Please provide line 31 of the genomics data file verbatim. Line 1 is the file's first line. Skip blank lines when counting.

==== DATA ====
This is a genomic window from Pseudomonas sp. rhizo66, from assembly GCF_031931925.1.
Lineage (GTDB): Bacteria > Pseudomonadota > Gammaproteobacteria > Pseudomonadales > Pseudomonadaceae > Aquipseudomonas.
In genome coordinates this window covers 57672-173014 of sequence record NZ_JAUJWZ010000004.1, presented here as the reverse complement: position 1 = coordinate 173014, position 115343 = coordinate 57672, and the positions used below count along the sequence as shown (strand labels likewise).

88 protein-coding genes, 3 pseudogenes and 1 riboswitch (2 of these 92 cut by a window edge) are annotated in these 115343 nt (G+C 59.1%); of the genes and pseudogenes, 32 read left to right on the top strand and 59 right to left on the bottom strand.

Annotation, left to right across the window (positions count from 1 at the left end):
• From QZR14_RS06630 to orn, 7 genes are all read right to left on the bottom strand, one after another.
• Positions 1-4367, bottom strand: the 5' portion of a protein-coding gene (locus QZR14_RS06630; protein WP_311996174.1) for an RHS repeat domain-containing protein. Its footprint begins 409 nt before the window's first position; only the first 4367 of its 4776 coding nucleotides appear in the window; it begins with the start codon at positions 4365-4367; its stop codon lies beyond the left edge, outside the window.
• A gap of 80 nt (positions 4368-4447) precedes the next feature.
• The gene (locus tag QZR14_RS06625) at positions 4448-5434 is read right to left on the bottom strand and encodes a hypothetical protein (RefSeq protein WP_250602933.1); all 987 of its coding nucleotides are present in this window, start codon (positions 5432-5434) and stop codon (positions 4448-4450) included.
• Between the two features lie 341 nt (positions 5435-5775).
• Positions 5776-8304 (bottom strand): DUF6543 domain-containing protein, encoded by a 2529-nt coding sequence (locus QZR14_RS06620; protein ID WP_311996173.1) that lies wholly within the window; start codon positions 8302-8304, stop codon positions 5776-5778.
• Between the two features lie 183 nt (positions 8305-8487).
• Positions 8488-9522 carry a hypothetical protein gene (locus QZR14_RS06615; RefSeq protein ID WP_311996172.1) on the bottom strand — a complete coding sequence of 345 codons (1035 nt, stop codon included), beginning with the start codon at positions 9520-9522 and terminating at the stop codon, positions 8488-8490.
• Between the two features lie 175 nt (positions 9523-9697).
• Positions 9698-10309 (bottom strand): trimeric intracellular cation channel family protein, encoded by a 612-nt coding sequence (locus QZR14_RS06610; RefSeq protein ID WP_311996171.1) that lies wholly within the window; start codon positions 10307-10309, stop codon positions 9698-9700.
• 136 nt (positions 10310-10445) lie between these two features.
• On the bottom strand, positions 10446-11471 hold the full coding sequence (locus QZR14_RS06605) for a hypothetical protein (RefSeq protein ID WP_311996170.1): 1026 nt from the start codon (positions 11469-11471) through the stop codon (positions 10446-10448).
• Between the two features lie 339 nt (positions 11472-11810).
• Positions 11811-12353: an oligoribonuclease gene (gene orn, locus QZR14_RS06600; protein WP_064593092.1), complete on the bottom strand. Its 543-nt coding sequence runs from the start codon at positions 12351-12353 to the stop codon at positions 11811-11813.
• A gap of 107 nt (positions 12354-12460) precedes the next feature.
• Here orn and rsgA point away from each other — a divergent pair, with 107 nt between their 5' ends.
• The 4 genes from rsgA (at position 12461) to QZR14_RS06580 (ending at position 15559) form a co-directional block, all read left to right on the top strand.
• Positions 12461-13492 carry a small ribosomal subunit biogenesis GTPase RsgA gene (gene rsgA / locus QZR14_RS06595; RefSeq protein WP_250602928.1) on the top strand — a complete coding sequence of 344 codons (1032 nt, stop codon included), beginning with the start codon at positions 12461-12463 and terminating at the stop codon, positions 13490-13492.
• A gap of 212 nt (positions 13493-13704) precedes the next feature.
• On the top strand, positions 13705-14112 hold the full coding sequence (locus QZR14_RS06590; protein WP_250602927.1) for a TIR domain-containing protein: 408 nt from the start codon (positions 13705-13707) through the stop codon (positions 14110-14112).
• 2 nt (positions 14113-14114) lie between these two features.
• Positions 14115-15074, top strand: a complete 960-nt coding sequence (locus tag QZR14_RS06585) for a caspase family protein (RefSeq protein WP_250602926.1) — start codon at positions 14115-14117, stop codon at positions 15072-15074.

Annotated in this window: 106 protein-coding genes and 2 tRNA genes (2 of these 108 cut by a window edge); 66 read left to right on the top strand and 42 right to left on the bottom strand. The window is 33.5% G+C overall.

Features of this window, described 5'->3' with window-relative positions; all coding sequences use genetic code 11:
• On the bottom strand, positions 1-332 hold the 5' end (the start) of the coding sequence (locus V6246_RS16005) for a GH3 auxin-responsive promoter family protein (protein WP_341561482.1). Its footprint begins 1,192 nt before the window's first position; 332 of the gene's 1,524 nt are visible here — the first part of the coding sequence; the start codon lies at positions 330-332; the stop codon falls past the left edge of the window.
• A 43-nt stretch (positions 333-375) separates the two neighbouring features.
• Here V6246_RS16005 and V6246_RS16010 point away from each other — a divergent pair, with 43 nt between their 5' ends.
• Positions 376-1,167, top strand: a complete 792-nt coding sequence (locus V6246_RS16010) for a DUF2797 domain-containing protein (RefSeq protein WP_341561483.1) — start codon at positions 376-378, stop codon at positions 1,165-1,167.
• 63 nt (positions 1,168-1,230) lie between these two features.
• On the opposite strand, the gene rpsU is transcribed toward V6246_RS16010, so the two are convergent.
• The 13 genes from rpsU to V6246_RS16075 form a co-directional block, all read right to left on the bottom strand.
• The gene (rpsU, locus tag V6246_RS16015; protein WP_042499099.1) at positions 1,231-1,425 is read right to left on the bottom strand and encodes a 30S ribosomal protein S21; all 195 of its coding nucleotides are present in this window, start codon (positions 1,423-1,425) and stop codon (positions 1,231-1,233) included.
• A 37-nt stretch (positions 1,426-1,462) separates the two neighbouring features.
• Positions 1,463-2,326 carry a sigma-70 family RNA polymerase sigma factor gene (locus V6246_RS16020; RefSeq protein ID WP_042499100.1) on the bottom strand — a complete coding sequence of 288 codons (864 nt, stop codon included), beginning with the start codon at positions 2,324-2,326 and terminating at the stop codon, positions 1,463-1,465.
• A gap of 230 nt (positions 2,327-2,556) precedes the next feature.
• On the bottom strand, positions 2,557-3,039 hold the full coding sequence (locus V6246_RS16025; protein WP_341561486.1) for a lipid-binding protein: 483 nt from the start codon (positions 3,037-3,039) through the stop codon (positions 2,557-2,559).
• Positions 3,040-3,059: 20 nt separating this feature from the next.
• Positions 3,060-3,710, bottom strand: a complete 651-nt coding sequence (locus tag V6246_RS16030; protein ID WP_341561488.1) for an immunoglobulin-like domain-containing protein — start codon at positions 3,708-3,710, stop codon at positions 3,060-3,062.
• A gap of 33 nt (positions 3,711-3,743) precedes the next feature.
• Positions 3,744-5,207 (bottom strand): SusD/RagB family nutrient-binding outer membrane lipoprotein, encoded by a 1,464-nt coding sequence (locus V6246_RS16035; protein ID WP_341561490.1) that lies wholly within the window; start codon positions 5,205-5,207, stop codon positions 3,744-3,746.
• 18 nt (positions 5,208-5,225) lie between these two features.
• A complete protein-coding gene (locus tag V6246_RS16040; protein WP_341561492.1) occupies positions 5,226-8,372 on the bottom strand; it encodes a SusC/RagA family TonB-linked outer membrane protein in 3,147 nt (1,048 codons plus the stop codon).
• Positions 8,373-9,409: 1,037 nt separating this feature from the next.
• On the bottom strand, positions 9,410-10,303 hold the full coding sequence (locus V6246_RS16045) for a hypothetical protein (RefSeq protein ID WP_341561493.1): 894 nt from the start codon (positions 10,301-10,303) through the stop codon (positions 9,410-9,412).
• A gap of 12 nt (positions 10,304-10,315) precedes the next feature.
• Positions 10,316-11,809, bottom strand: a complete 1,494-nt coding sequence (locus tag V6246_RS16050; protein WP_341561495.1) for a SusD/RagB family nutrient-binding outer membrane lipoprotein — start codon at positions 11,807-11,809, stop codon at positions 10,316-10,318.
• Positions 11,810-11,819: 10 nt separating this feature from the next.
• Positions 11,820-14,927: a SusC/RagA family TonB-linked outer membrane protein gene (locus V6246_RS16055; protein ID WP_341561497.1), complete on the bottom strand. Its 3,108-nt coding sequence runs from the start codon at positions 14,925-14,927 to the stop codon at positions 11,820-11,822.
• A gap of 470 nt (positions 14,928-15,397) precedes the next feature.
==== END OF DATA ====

• A 43-nt stretch (positions 333-375) separates the two neighbouring features.